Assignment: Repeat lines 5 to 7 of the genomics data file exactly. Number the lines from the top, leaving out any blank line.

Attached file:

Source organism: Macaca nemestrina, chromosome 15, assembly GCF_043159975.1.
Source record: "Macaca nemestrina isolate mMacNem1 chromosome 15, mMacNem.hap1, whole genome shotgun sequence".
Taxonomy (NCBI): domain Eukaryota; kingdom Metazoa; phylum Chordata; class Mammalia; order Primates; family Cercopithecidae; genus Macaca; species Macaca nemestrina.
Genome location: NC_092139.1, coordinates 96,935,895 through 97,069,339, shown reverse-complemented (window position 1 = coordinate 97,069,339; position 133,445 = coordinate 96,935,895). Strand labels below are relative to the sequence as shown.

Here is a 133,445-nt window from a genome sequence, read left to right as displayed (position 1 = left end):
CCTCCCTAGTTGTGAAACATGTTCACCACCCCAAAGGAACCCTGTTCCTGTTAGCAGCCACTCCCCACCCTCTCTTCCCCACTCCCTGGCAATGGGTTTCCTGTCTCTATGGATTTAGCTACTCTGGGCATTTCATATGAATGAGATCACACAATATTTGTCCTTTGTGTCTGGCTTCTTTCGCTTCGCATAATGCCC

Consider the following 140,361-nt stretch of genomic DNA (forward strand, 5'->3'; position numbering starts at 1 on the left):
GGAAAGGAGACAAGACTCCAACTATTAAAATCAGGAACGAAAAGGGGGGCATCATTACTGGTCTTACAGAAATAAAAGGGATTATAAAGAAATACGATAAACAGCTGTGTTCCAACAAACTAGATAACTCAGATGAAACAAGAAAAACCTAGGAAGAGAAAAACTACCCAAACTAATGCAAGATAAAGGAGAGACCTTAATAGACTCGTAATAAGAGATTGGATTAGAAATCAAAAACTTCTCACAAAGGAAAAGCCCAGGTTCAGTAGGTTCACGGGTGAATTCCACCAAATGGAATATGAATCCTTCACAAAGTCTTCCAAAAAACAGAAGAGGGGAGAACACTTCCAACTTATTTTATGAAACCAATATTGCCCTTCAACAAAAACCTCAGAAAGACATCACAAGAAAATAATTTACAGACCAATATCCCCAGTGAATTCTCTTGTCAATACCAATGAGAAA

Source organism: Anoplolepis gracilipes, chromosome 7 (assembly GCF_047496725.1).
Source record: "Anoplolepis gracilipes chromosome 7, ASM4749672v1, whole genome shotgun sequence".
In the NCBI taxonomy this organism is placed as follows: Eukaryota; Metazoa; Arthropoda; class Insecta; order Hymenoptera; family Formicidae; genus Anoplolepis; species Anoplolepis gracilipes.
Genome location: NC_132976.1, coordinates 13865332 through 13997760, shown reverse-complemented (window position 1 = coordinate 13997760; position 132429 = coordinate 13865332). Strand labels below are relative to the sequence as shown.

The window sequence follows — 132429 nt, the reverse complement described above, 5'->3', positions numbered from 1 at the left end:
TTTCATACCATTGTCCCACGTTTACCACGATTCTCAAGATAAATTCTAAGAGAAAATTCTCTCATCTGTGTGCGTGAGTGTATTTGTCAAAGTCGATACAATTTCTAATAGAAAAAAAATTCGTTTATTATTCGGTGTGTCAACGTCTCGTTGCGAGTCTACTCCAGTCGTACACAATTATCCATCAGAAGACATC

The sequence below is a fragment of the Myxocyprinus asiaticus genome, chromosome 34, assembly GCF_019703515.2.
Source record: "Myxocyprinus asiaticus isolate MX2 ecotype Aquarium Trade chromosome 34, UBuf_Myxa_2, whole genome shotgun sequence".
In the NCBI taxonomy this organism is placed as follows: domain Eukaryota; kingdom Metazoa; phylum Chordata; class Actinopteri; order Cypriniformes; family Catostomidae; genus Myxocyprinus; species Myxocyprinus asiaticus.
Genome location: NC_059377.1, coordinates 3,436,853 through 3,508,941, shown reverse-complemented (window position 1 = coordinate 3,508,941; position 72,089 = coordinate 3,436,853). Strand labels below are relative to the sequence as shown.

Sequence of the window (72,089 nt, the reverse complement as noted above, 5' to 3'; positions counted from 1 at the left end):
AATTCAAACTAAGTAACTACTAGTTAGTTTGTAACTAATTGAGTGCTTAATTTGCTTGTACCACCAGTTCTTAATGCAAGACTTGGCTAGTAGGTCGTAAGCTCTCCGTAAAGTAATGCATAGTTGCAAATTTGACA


Here is a 133,445-nt window from a genome sequence, read left to right as displayed (position 1 = left end):
CCTCCCTAGTTGTGAAACATGTTCACCACCCCAAAGGAACCCTGTTCCTGTTAGCAGCCACTCCCCACCCTCTCTTCCCCACTCCCTGGCAATGGGTTTCCTGTCTCTATGGATTTAGCTACTCTGGGCATTTCATATGAATGAGATCACACAATATTTGTCCTTTGTGTCTGGCTTCTTTCGCTTCGCATAATGCCC

Consider the following 140,361-nt stretch of genomic DNA (forward strand, 5'->3'; position numbering starts at 1 on the left):